modeled on merge sort. where x originally was AŒi and y was originally AŒj . We have shown that every inversion implies one merge-inversion. r/ inersions D inersions C M ERGE -I NVERSIONS. Consider an inversion . C OUNT-I NVERSIONS.A. Since we have a merge-inversion. j / is an inversion. We follow the hint and modify merge sort to count the number of inversions in ‚. let us define a merge-inversion as a situation within the execution of merge sort in which the M ERGE procedure. p. since M ERGE keeps elements within L in the same relative order to each other. LŒi C 1. we have proven the claim. Moreover. LŒn1 .. Thus. At that time. And since x is in L and y is in R. and let x D AŒi and y D AŒj .p C r/=2c inersions D inersions C C OUNT-I NVERSIONS. x must be within a subarray preceding the subarray containing y. and correspondingly for R. and so . the correspondence between inversions and merge-inversions is one-to-one. To see that there is exactly one such merge-inversion. We claim that if we were to run merge sort. q C 1. Suppose we have a merge-inversion involving values x and y. there will be merge-inversions involving y and LŒi. The following pseudocode. and these n1 i C 1 merge-inversions will be the only ones involving y. In fact.i. x > y. Consider a merge-inversion involving y in R. works as we have just described. observe that after any call of M ERGE that involves both x and y. we will have ´ D LŒi and y D RŒj  in line 13 of M ERGE.A. p. To start. has values x in L and y in R such that x > y.Selected Solutions for Chapter 2: Getting Started 2-3 d. To see why. q.A. Therefore x started out in a position i preceding y’s original position j . there is at least one merge-inversion involving x and y. It also sorts the array A. q/ inersions D inersions C C OUNT-I NVERSIONS. Therefore. Thus. we need to detect the first time that ´ and y become exposed during the M ERGE procedure and add the value of n1 i C 1 at that time to our total count of merge-inversions. Let ´ be the smallest value in L that is greater than y. observe that the only way in which array elements change their positions is within the M ERGE procedure. At some point during the merging process. j /. they are in the same sorted subarray and will therefore both appear in L or both appear in R in any given call thereafter.i. the only way in which two elements can change their ordering relative to each other is for the greater one to appear in L and the lesser one to appear in R. p. ´ and y will be the “exposed” values in L and R.n lg n/ time.e. r/ inersions D 0 if p < r q D b. after copying AŒp : : q to L and AŒq C 1 : : r to R. LŒi C 2.A. : : : . it suffices for us to count merge-inversions. i. r/ return inersions . Having shown a one-to-one correspondence between inversions and mergeinversions. there would be exactly one mergeinversion involving x and y. so that i < j and x > y.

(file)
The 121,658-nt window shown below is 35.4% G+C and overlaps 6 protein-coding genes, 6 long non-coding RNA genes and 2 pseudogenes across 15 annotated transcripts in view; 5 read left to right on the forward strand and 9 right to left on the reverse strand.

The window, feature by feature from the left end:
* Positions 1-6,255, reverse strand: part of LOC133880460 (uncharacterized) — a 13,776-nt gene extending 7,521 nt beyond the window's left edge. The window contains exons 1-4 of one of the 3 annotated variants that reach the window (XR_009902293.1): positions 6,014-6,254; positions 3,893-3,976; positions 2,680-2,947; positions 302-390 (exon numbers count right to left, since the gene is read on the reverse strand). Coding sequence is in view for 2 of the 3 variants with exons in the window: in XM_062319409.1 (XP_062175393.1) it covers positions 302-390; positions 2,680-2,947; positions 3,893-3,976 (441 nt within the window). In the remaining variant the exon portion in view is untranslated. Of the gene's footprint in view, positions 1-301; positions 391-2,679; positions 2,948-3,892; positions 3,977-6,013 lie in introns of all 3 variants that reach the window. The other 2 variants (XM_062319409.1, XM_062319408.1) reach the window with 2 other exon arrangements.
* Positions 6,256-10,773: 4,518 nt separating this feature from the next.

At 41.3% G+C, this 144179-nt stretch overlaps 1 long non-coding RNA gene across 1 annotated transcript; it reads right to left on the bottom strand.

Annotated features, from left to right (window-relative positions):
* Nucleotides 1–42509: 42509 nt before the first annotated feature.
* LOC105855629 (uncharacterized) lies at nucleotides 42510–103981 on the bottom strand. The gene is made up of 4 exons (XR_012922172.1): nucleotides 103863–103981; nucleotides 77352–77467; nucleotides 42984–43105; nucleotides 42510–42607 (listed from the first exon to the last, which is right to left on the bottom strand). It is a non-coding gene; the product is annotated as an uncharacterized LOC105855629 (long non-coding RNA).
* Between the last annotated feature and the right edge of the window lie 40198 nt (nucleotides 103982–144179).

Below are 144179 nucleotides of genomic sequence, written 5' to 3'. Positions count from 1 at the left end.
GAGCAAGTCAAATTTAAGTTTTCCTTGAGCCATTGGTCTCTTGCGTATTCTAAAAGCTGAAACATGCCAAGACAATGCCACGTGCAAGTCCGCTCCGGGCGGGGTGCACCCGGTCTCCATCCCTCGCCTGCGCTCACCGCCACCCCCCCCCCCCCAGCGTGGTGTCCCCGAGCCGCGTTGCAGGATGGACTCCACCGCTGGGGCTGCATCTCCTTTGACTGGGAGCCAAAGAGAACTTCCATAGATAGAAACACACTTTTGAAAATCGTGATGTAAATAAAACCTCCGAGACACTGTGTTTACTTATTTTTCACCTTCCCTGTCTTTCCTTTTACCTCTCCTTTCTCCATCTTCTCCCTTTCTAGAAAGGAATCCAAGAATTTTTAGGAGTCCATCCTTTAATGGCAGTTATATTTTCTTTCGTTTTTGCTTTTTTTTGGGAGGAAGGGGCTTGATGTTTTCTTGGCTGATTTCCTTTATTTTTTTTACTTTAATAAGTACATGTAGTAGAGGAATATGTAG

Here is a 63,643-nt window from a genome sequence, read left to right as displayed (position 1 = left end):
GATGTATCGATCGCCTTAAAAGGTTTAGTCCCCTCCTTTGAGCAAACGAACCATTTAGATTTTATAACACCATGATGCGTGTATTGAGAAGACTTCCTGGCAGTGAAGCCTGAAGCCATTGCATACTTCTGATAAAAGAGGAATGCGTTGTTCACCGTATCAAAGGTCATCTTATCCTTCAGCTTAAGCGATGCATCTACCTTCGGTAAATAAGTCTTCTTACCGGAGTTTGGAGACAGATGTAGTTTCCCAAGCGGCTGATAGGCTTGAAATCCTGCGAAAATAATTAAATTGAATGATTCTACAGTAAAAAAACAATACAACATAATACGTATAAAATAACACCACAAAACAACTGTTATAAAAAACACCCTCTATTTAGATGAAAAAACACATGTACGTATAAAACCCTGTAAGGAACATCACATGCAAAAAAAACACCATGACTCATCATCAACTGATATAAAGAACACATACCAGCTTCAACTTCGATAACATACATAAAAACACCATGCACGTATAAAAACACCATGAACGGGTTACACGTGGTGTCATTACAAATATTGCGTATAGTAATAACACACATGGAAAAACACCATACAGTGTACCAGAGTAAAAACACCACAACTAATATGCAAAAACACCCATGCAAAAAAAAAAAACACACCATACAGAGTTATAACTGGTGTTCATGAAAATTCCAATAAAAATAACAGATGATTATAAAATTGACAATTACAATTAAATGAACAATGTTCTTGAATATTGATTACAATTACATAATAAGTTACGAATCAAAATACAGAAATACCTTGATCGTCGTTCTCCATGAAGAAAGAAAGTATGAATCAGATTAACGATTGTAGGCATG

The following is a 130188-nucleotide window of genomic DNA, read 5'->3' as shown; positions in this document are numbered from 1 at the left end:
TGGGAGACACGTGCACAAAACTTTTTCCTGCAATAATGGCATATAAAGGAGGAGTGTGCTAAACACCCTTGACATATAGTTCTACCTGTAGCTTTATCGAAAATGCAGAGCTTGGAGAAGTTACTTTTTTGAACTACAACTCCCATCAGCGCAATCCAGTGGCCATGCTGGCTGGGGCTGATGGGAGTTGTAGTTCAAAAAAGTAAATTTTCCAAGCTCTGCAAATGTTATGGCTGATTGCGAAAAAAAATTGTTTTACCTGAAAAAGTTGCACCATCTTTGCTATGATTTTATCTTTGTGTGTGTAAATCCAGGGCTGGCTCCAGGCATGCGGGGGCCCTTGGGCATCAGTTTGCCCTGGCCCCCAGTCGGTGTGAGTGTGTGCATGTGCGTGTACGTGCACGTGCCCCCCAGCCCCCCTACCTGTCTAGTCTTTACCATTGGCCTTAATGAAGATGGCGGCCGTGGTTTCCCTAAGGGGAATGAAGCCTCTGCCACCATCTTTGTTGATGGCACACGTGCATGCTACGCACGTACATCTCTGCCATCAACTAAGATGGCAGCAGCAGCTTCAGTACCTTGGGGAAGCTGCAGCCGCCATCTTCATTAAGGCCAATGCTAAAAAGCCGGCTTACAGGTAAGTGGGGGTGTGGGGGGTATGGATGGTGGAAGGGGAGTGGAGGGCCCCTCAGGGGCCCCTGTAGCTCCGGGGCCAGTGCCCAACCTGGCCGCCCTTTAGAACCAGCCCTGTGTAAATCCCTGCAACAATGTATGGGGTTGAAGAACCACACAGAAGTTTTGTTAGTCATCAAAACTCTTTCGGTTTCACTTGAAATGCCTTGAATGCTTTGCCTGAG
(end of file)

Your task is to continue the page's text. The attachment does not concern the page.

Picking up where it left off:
A.A. n/. We don’t have to worry about merge-inversions involving the sentinel 1 in R. In M ERGE -I NVERSIONS.2-4 Selected Solutions for Chapter 2: Getting Started M ERGE -I NVERSIONS. q. p. Since we have added only a constant amount of additional work to each procedure call and to each iteration of the last for loop of the merging procedure. the boolean variable counted indicates whether we have counted the merge-inversions involving RŒj . We set counted to FALSE upon each time that a new value becomes exposed in R. r/ n1 D q p C 1 n2 D r q let LŒ1 : : n1 C 1 and RŒ1 : : n2 C 1 be new arrays for i D 1 to n1 LŒi D AŒp C i 1 for j D 1 to n2 RŒj  D AŒq C j  LŒn1 C 1 D 1 RŒn2 C 1 D 1 i D1 j D1 inersions D 0 counted D FALSE for k D p to r if counted == FALSE and RŒj  < LŒi inersions D inersions C n1 i C 1 counted D TRUE if LŒi  RŒj  AŒk D LŒi i D i C1 else AŒk D RŒj  j D j C1 counted D FALSE return inersions The initial call is C OUNT-I NVERSIONS. We count them the first time that both RŒj  is exposed and a value greater than RŒj  becomes exposed in the L array. . the total running time of the above pseudocode is the same as for merge sort: ‚. since no value in L will be greater than 1. 1.n lg n/.